If you look at the list proposed by Hutchins, you can see that all of those are things that will help drive employee engagement. If we can develop the organization to think and act in those terms the only natural result will be a motivated and engaged workforce that will strive to achieve. And this can only deliver positive bottom line results.

So the key factor in ensuring that we develop a great HR Strategy is to carefully analyze the business strategy and extrapolate all the people aspects that we can influence. Then we need to assess where we are today and figure out the gaps. Only then are we in a good position to start defining what we will do to help drive the business.


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We need an HR Strategy – What about the Business Strategy?

We all know that in order for the HR Strategy to be successful it is key that it is aligned with the Business Strategy. Now, what about the Business Strategy … How can we, from Human Resources, help in the process of defining the business strategy to make sure it is successful as well?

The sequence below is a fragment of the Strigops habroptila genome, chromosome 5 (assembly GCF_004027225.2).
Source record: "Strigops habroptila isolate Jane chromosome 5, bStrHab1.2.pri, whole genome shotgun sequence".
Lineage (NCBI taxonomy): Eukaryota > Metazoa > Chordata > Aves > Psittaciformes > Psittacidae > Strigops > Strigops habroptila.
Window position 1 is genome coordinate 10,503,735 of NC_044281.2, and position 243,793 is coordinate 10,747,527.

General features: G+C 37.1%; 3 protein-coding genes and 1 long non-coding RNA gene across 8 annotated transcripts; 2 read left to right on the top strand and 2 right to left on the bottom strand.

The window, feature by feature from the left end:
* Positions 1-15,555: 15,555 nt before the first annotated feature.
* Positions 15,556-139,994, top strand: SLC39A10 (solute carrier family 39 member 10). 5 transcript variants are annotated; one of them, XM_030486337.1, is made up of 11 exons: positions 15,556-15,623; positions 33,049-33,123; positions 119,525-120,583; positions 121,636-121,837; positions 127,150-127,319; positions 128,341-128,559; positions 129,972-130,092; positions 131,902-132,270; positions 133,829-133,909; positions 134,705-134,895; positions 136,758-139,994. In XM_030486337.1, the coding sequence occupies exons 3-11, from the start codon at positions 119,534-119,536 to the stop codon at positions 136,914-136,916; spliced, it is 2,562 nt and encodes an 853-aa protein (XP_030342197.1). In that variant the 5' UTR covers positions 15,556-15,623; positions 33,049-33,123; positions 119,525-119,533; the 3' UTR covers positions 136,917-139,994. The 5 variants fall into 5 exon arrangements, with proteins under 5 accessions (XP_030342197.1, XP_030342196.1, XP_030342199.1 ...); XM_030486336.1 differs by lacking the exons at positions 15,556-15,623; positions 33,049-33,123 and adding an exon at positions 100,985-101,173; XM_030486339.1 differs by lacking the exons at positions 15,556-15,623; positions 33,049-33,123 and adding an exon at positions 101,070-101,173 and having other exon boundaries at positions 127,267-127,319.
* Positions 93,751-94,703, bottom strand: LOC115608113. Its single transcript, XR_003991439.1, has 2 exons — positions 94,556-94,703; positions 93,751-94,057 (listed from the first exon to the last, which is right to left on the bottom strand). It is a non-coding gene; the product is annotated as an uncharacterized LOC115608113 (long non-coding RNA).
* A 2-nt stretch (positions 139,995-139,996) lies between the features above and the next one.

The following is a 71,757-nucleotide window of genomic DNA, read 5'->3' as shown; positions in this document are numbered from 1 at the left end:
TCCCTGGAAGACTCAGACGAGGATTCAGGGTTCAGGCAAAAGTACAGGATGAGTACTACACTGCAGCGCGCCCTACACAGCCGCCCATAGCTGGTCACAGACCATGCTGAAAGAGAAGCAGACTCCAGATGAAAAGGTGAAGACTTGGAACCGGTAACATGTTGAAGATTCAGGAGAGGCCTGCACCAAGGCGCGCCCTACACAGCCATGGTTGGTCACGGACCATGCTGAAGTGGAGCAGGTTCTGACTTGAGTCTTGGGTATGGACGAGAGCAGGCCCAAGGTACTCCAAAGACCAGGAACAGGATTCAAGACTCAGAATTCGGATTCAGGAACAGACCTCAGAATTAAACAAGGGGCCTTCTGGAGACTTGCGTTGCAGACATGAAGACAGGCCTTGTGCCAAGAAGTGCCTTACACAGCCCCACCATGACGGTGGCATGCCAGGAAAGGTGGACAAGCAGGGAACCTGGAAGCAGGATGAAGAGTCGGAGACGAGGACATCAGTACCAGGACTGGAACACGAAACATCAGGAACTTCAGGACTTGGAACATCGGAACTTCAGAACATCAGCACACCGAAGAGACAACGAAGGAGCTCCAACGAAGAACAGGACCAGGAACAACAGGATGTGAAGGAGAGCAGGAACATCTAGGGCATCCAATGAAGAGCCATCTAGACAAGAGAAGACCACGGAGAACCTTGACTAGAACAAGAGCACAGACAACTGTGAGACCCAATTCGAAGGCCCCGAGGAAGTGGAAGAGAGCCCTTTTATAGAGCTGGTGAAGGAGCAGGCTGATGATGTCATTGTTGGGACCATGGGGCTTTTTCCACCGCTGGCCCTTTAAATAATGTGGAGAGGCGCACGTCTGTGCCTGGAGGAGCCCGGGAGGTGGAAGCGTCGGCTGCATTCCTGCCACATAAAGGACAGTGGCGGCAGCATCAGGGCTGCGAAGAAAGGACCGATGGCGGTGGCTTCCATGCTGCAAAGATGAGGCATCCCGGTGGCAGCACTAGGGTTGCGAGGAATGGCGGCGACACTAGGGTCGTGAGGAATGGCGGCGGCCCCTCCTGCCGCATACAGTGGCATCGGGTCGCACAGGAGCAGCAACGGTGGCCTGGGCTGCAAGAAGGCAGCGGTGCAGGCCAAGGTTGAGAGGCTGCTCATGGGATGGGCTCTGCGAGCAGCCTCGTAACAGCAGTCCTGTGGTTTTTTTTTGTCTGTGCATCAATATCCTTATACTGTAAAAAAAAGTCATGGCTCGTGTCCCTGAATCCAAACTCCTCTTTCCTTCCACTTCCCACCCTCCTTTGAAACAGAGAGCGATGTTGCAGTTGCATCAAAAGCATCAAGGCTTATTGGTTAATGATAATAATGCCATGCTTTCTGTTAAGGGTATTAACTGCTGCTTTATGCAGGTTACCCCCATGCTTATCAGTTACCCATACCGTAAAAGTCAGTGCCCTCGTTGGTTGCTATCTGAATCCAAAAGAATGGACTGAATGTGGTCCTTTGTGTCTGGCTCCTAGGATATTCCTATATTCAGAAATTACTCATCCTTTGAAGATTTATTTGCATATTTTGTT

Have you found yourself in a situation where the Business Strategy was defined in a vacuum? A group of very senior leaders get together and decide “this is what our Company should look like by 2020 or 2025, or whatever. It might also be that they contract some very expensive consultants to help them with the process and bring in a key note speaker to talk about trends and predictions, how the industry is changing and what to expect regarding economic indicators, etc.

I am not saying that this is not a good process, it is … but it is not enough. The issue is that these leaders tend to be far removed from the people who are actually in close contact with customers, the people who know what is required in order to close a sale, in order to remain competitive. Their views tend to be tainted with the input received from a few of the people that surround them. The problem here, I might add, is that these people normally say what they think the leader wants to hear so, in many cases, leaders are oblivious to what is really going on.

What do we need to develop a great Strategy?

For me it is when you combine a good view of what trends and market dynamics are showing, with the values and vision of the company and you mix it with what the customer facing employees, your R&D team and  operations people know about what is going on and what might be possible. I know, you will probably say that I forgot about “Shareholder Value”, we can’t forget our Shareholders. Although I agree that the people that invest in our company are very important, I find that when you give them prevalence you end up missing the opportunity to deliver even more value. I find that cutting costs and showing better short-term profits is a short-sighted way of defining your future. The value will come, if you work on your Strategy well.